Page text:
It should come as no surprise that independent record stores have been particularly hard hit by the “shelter in place” orders established by many states around the country in the wake of the COVID-19 outbreak. Some retailers have pivoted to online sales and other creative means to keep customers happy, but for many brick and mortars, this move just isn’t enough to maintain community or their bottom line. To make matters worse, the revenue generated by Record Store Day will not be coming anytime soon, as the worldwide event has been pushed back until June, at the very earliest. How will your favorite record stores survive this pandemic? Tune in and find out!
On this week’s episode, we’re revisiting another MusicBiz LIVE! event that features candid conversation about what music business trade associations are doing to help their specific constituencies navigate the COVID-19 quagmire. Joining Portia in conversation about the CARES Act and more are : Mitch Glazier and Michele Ballantyne of the RIAA, Richard Burgess of A2IM, Bart Herbison of the NSIA, David Israelite of the NMPA and Sarah Trahern of the CMA. Listen in to find out what relief is coming your way, and learn how to access it in your particular district or state with the help of this week’s guests.
In the few weeks since our last episode, COVID19 has changed the world and how we interact with one another, and that has had many impacts upon the music business as a whole. With venues and record stores closed to the public for the foreseeable future, musicians are having to find new ways to interact with their fans, and because of the quarantine, most of those interactions are happening virtually. To help with this transition to a digital-only reality, the teams at Facebook and Instagram are rolling out new products and initiatives to help musicians and their fans establish new types of relationships that will work in the new paradigm faced by us all. In this episode, we revisit a public conversation between Portia Sabin, Perry Bashkoff (Instagram) and Mayola Charles (Facebook) that was part of a MusicBiz Live! webinar that occured on April 6, 2020.
While many people start their career in the music business by forming a band or record label, and learning the industry’s norms and quirks largely through trial and error, others choose to enroll in various university programs to learn about the industry. This week we’re exploring what those university programs look like for both undergraduate and graduate students, and what the key takeaways from those programs are. Join us as we speak with Serona Elton (University of Miami), Joe Rapolla (Monmouth University), and Larry Miller (NYU Steinhardt) about the different kinds of programs that they help facilitate for students at their respective academic institutions.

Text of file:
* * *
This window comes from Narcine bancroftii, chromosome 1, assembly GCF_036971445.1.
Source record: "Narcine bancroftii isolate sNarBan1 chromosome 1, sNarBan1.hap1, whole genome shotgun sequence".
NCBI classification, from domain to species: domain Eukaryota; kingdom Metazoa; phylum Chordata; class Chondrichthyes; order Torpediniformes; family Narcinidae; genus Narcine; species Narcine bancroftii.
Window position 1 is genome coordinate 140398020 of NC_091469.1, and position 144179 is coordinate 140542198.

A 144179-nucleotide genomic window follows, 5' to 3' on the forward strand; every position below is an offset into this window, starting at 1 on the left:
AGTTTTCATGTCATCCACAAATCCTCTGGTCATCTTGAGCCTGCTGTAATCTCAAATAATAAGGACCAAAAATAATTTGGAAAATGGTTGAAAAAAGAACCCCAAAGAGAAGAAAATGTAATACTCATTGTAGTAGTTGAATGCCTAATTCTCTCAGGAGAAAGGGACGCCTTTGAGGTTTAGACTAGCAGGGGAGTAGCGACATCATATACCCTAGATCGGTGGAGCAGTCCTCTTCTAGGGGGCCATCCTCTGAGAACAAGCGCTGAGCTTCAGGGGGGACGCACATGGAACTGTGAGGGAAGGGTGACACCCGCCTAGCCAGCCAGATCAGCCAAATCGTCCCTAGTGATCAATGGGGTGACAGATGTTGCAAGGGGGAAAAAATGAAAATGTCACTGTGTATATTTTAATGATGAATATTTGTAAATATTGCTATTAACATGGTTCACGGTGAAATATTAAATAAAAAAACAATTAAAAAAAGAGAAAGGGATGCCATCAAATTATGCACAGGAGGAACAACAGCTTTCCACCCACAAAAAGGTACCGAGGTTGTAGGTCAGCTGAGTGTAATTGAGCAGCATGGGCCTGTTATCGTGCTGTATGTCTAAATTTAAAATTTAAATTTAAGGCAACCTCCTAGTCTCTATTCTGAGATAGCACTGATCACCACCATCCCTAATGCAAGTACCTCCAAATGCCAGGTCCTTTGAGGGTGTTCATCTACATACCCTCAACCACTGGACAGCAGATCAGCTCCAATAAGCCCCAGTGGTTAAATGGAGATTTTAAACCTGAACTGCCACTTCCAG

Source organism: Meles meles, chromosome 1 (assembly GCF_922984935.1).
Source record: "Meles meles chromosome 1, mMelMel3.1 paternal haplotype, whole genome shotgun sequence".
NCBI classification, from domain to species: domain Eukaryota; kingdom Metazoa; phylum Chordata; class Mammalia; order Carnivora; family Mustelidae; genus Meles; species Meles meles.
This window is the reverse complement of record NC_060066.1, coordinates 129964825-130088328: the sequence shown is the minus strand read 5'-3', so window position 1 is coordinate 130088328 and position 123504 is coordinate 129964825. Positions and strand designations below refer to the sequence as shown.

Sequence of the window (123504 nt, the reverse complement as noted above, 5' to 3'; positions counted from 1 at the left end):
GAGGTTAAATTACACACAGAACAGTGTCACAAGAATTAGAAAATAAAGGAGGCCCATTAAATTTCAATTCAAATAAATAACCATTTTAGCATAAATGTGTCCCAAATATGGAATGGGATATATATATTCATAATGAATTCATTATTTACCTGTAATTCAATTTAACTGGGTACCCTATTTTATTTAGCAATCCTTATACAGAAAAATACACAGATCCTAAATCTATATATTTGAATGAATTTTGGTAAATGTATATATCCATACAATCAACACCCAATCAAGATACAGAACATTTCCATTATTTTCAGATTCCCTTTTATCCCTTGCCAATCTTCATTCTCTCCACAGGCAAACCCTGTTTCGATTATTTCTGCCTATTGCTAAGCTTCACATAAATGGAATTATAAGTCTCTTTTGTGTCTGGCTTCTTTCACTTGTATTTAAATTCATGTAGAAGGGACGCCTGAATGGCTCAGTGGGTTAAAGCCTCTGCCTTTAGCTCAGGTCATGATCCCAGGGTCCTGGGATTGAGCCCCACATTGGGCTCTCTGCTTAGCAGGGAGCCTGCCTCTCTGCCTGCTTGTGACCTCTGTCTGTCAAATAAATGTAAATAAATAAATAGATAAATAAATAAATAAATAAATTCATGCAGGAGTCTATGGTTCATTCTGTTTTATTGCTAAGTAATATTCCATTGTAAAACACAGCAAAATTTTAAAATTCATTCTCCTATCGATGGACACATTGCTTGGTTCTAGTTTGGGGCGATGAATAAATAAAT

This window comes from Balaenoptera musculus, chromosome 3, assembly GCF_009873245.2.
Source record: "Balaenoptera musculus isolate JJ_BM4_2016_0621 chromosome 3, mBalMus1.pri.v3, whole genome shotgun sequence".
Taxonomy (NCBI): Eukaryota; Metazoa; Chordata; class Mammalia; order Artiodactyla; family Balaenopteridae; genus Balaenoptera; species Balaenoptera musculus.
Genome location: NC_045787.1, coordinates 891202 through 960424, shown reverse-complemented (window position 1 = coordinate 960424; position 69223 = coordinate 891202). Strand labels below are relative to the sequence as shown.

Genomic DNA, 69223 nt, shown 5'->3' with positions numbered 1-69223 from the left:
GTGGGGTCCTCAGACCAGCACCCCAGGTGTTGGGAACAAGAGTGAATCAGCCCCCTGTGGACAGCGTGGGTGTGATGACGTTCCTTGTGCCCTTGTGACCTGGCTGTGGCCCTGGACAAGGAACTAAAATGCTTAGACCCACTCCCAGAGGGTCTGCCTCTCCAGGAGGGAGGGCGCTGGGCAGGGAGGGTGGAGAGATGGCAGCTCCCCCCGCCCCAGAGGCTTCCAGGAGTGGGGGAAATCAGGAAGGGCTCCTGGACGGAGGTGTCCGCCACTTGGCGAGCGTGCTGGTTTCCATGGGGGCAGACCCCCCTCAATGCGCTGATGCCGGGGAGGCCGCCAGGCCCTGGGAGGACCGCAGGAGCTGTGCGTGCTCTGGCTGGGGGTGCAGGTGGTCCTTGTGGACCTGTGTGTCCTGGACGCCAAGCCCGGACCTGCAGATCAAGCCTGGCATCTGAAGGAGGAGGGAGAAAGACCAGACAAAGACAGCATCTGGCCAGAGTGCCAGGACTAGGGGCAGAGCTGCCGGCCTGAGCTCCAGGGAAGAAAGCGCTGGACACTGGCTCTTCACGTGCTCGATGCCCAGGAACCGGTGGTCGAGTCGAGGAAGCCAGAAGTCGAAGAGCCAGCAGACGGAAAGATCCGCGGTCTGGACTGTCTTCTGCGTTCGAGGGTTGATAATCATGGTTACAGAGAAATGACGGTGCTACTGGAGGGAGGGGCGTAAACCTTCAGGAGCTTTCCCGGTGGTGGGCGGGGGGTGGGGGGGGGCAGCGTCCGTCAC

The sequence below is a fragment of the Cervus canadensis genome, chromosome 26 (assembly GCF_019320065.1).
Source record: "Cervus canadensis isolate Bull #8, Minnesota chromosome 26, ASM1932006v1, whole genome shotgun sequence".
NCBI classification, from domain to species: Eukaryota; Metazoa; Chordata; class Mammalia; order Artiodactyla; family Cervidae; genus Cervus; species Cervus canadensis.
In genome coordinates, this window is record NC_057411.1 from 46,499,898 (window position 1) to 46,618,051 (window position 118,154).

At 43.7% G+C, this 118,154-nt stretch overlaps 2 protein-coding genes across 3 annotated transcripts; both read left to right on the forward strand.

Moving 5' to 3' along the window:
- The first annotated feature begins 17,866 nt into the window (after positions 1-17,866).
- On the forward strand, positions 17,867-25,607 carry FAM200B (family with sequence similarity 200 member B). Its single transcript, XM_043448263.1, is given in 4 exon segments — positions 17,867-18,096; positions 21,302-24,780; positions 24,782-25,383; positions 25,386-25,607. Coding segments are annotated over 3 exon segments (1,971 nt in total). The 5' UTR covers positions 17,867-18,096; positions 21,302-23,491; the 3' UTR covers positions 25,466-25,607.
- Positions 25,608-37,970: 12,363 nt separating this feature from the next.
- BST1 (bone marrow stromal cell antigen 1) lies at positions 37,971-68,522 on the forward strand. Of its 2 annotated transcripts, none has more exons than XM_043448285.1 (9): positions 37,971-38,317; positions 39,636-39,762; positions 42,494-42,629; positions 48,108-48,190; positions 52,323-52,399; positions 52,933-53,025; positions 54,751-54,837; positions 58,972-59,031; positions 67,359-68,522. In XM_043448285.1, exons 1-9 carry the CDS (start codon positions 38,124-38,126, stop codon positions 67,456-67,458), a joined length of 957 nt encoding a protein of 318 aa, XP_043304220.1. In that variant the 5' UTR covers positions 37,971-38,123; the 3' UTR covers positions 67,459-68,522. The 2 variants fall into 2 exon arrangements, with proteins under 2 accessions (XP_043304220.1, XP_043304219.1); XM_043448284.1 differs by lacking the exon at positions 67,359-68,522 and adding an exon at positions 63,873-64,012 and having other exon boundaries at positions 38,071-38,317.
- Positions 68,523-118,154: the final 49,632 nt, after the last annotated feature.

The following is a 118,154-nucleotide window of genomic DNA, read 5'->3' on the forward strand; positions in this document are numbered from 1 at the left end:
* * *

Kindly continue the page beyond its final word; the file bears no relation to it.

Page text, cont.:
Music production has become increasingly fragmented thanks to the advent of affordable studio technology and high speed internet connections, which comes with both benefits and drawbacks. The main benefit is that band members and songwriting teams can now collaborate from anywhere in the world at any time of day, and they can arrange for special guest features with little more than a simple email exchange. The drawback to this evolution is that proper attribution for these collaborations are often messy, overlooked, or forgotten altogether, as the musicians involved are wearing too many hats in the studio. Thankfully, new online systems like Jaxsta and VEVA Sound have entered the market to help consolidate credits and session files into one simple place, so that everyone involved gets their due credit. Join us this week as we speak with Jaxsta CEO Jacqui Louez Schoorl, VEVA Sound president Deborah Fairchild, and Grammy award winning engineer/producer Reid Shippen about how these systems are being used in today’s top studios.
Matt Black and Jonathan Fine first joined forces in the late 1980’s, after a chance encounter at a local record shop. Now, some thirty-odd years later, the two are still working together in multiple capacities, and show no signs of stopping. They’ve released multiple albums as the electronic duo Coldcut, and helped produce several others, in addition to founding the highly regarded UK electronic label Ninja Tune, which is now in its thirtieth year of existence. In the recent past, they’ve also turned their attention to making musical software, like the Ninja Jamm app, that allows both novice and pros alike to remix and create music on the go with their smart device. Join us this week as we speak with both Matt and Jon about their history as a band and their philosophy as label owners and app developers.